There is no point in collecting data you don’t know what to do with. It frustrates respondents and makes them lose trust in you.

While an overall satisfaction score is nice to know, it doesn’t give you actionable data. Our own documentation expert, Bri Hillmer, sums it up best with this recent statement:

There is nothing more frustrating than a satisfaction response without the why. Think about it. I cannot act on the number alone. A response without the why is simply not actionable.

Follow your rating questions with an open text question type that lets your customers tell you why they selected the rating they did.

Remember that it is not merely about collecting the data, it’s how you act on feedback that really makes the difference.

Close The Feedback Loop

Customers will be encouraged to give input if they feel you are listening and are sincere about resolving their issue.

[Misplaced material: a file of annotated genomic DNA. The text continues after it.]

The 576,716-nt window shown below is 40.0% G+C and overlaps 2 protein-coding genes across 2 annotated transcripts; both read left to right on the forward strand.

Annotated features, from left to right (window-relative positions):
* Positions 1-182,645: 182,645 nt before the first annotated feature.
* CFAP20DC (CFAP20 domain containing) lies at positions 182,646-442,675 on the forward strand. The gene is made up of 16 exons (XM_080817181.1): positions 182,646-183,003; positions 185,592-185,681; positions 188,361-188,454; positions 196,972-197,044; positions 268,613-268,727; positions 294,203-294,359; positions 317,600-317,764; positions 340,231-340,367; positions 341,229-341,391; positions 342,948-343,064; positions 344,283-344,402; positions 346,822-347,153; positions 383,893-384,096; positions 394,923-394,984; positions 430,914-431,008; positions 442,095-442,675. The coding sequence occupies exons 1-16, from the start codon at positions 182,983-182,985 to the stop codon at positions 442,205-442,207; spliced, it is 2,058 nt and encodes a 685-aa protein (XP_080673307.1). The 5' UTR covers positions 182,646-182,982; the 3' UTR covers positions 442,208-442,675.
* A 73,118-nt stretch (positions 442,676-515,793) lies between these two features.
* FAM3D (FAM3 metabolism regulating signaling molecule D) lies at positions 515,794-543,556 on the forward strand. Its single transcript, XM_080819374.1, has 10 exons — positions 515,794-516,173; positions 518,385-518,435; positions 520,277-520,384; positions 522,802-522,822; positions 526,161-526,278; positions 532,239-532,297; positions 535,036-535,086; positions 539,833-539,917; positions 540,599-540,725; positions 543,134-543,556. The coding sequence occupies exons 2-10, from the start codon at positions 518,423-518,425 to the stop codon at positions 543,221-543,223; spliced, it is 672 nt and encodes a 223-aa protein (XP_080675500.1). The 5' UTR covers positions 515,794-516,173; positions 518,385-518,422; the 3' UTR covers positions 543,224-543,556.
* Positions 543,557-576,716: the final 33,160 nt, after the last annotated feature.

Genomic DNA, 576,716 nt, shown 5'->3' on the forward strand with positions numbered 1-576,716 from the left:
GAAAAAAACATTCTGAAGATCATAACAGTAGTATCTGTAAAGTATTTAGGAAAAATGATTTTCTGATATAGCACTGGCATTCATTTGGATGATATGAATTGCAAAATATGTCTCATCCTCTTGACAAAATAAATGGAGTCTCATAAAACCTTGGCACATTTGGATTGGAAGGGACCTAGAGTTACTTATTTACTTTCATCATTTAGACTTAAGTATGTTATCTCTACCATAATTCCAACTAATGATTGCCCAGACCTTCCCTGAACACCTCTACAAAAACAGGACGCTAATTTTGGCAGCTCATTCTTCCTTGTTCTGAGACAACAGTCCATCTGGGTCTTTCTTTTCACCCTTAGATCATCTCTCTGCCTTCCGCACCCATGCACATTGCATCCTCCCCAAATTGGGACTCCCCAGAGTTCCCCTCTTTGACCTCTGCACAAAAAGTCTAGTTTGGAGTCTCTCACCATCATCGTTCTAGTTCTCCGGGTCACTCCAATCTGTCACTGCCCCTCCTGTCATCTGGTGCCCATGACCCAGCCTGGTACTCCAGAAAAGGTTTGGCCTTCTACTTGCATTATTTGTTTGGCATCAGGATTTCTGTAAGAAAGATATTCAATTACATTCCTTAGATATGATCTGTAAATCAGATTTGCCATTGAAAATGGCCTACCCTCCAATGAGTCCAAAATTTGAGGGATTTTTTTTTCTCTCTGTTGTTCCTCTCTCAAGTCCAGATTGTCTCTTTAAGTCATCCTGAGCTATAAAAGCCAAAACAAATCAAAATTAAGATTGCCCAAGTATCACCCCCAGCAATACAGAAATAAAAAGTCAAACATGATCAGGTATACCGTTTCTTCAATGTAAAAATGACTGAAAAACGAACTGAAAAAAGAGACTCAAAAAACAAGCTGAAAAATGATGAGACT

Closing the feedback loop is critical because it builds trust – a necessity for increasing customer loyalty.

It’s surprising how many companies neglect this step. If you’ve done the work, why not reap the benefit by letting your customers know that you heard them and that they are driving change for the better. They will it appreciate it.

Here are two very startling statistics about customer feedback:

  1. Forty-three percent of those surveyed stated that they don’t complain/leave feedback because they don’t think that the business cares. Is it any wonder that most companies don’t hear from unhappy customers?